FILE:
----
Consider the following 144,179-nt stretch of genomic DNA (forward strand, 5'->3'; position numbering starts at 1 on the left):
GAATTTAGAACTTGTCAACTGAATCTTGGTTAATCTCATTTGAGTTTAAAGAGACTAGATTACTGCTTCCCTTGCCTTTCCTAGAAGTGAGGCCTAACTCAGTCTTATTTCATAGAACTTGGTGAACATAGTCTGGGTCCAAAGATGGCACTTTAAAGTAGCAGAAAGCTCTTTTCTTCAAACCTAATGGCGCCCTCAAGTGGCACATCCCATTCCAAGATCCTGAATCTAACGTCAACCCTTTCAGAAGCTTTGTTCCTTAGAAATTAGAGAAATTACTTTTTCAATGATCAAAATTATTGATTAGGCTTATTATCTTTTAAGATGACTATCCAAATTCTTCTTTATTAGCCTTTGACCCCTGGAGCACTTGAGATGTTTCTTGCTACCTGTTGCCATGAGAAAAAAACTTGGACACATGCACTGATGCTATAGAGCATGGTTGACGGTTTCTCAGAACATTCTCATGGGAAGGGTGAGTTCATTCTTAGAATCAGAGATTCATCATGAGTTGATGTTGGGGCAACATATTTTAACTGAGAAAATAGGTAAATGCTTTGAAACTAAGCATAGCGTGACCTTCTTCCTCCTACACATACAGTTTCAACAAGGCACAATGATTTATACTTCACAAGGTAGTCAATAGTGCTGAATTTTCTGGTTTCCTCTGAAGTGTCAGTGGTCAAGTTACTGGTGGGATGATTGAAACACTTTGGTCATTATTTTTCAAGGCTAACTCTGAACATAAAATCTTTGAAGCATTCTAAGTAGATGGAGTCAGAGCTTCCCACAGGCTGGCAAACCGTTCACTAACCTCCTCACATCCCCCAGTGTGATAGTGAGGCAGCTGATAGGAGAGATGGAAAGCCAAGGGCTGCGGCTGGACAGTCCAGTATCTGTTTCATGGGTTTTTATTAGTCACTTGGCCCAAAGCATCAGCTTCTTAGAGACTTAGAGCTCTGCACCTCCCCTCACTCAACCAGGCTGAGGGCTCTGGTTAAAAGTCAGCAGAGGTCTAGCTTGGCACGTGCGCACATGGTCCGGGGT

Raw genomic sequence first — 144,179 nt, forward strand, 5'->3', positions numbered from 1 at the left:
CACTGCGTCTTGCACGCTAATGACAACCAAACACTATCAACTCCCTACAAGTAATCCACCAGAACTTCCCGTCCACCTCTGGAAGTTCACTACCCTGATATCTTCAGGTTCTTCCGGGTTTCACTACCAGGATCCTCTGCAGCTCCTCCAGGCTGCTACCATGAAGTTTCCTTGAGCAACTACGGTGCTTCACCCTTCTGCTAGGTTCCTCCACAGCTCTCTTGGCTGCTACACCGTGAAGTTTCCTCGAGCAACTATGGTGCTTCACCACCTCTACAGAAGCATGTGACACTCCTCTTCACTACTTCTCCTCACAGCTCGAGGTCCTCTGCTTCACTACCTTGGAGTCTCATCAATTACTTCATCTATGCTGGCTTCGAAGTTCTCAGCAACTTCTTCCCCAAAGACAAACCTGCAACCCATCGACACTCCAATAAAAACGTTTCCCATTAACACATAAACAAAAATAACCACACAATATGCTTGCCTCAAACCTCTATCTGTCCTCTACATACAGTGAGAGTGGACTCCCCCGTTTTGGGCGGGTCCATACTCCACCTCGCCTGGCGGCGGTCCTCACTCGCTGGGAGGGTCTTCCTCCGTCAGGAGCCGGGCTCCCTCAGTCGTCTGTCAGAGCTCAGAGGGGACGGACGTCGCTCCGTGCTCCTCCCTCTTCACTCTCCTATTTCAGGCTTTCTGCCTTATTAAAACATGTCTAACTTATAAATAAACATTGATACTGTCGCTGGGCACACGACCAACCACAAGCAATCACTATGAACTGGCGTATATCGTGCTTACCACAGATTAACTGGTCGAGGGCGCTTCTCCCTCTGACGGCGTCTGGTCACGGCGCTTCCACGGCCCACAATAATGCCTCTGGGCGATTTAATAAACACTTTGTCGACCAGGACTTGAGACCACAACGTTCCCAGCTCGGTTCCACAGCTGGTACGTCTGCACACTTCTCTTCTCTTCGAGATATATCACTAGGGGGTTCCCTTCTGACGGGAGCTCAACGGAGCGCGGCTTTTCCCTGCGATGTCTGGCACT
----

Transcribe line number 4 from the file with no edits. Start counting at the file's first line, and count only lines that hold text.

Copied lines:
CACTGCGTCTTGCACGCTAATGACAACCAAACACTATCAACTCCCTACAAGTAATCCACCAGAACTTCCCGTCCACCTCTGGAAGTTCACTACCCTGATATCTTCAGGTTCTTCCGGGTTTCACTACCAGGATCCTCTGCAGCTCCTCCAGGCTGCTACCATGAAGTTTCCTTGAGCAACTACGGTGCTTCACCCTTCTGCTAGGTTCCTCCACAGCTCTCTTGGCTGCTACACCGTGAAGTTTCCTCGAGCAACTATGGTGCTTCACCACCTCTACAGAAGCATGTGACACTCCTCTTCACTACTTCTCCTCACAGCTCGAGGTCCTCTGCTTCACTACCTTGGAGTCTCATCAATTACTTCATCTATGCTGGCTTCGAAGTTCTCAGCAACTTCTTCCCCAAAGACAAACCTGCAACCCATCGACACTCCAATAAAAACGTTTCCCATTAACACATAAACAAAAATAACCACACAATATGCTTGCCTCAAACCTCTATCTGTCCTCTACATACAGTGAGAGTGGACTCCCCCGTTTTGGGCGGGTCCATACTCCACCTCGCCTGGCGGCGGTCCTCACTCGCTGGGAGGGTCTTCCTCCGTCAGGAGCCGGGCTCCCTCAGTCGTCTGTCAGAGCTCAGAGGGGACGGACGTCGCTCCGTGCTCCTCCCTCTTCACTCTCCTATTTCAGGCTTTCTGCCTTATTAAAACATGTCTAACTTATAAATAAACATTGATACTGTCGCTGGGCACACGACCAACCACAAGCAATCACTATGAACTGGCGTATATCGTGCTTACCACAGATTAACTGGTCGAGGGCGCTTCTCCCTCTGACGGCGTCTGGTCACGGCGCTTCCACGGCCCACAATAATGCCTCTGGGCGATTTAATAAACACTTTGTCGACCAGGACTTGAGACCACAACGTTCCCAGCTCGGTTCCACAGCTGGTACGTCTGCACACTTCTCTTCTCTTCGAGATATATCACTAGGGGGTTCCCTTCTGACGGGAGCTCAACGGAGCGCGGCTTTTCCCTGCGATGTCTGGCACT